NCPA - National Center for Policy Analysis


June 22, 2004

Economists at the National Bureau of Economic Research have estimated how much international trade has benefited American consumers simply through increased variety:

  • Consumers would be willing to pay $280 billion a year, or about 3 percent of gross domestic product, to have access to the variety of goods that were available in 2001, rather than what they could have bought in 1972.
  • From 1972 to 2001, the greatest gains in product variety occurred not in the 1990s but from 1972 to 1988, an era were major exporters such as South Korea and China liberalized their economies.

Americans are not the only consumers who are better off. Countries like China, Mexico, the former U.S.S.R. and Singapore enjoyed welfare gains resulting from greater product variety that are three to five times larger than those for the United States, say the economists.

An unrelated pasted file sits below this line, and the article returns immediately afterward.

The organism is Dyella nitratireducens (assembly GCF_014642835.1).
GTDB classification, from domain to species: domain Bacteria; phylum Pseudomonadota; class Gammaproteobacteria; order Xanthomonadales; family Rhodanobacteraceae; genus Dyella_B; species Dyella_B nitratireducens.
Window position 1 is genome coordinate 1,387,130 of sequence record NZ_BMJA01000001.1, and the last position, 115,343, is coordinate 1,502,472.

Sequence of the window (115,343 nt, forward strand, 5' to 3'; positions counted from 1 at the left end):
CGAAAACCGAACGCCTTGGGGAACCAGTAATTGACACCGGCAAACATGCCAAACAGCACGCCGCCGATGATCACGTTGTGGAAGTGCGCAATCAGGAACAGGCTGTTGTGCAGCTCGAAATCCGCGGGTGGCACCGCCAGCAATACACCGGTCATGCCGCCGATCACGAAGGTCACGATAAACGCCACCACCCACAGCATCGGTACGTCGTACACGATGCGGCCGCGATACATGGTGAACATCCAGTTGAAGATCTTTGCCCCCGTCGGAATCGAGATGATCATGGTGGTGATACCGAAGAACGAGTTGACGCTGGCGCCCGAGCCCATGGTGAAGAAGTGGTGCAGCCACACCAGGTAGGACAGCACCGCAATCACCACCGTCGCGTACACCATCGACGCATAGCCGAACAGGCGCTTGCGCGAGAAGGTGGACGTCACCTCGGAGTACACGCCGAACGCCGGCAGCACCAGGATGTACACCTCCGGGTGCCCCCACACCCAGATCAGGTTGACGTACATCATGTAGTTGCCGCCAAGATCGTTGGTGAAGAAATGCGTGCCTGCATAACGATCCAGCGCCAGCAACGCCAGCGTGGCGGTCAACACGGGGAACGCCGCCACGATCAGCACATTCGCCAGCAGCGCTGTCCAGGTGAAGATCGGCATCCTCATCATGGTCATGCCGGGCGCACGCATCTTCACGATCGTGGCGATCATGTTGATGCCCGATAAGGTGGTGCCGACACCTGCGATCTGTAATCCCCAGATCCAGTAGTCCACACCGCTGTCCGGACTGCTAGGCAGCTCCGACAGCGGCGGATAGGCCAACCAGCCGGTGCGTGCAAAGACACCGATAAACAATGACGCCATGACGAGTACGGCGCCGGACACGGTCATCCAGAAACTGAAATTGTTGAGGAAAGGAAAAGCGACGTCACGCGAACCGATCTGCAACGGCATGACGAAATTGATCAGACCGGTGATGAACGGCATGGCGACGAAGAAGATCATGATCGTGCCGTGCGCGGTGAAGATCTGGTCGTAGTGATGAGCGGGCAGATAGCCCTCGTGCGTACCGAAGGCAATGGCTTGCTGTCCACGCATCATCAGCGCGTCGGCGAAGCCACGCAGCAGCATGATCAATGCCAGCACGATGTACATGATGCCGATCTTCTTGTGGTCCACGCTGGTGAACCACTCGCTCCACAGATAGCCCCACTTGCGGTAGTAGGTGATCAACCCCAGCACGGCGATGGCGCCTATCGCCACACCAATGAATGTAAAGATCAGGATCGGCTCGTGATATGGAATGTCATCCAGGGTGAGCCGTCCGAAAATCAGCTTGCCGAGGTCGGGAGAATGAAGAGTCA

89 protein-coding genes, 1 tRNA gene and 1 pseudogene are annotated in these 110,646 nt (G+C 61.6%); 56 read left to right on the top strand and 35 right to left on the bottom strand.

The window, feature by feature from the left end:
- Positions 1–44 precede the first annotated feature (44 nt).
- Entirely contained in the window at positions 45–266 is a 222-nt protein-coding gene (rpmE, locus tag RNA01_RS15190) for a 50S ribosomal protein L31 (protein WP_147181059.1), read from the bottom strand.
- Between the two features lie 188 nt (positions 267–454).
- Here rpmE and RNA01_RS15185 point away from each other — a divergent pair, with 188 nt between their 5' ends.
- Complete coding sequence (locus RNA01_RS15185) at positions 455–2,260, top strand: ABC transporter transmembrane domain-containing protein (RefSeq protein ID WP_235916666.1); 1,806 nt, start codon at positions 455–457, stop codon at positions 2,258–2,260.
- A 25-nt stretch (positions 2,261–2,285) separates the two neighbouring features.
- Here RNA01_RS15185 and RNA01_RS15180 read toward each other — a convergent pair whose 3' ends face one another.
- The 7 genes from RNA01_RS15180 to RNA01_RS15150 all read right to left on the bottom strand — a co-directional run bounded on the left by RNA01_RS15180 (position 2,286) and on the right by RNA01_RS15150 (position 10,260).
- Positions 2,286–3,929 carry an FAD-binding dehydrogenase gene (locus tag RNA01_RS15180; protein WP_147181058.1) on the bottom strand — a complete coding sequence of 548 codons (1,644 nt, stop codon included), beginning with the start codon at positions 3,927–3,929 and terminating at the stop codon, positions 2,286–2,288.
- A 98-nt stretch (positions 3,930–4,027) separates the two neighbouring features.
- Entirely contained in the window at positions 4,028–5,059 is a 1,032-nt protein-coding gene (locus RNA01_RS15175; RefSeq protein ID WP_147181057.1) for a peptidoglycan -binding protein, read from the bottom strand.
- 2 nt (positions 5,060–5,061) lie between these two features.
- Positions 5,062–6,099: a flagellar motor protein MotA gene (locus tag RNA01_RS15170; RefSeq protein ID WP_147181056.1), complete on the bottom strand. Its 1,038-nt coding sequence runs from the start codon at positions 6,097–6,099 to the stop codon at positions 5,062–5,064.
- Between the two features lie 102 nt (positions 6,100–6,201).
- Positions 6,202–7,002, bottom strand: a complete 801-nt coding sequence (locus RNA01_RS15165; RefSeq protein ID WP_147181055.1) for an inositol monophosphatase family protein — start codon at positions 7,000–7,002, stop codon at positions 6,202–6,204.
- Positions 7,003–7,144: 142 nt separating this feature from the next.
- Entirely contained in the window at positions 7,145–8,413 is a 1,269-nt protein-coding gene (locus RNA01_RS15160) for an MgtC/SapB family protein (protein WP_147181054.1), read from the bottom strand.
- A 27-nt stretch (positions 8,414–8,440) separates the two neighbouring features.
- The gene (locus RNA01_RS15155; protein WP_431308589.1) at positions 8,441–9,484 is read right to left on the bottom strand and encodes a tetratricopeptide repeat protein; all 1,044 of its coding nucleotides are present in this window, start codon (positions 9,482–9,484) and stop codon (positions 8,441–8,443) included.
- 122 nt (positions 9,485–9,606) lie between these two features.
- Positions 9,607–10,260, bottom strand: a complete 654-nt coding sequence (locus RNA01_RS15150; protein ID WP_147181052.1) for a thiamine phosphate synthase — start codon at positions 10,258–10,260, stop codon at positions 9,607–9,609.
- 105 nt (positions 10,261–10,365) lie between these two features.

Source: Virginia Postrel, "Economic Scene," New York Times, June 17, 2004 and Christian Broda and David Weinstein, "Globalization and the Gains from Variety," Federal Reserve Bank of New York, March 2004.

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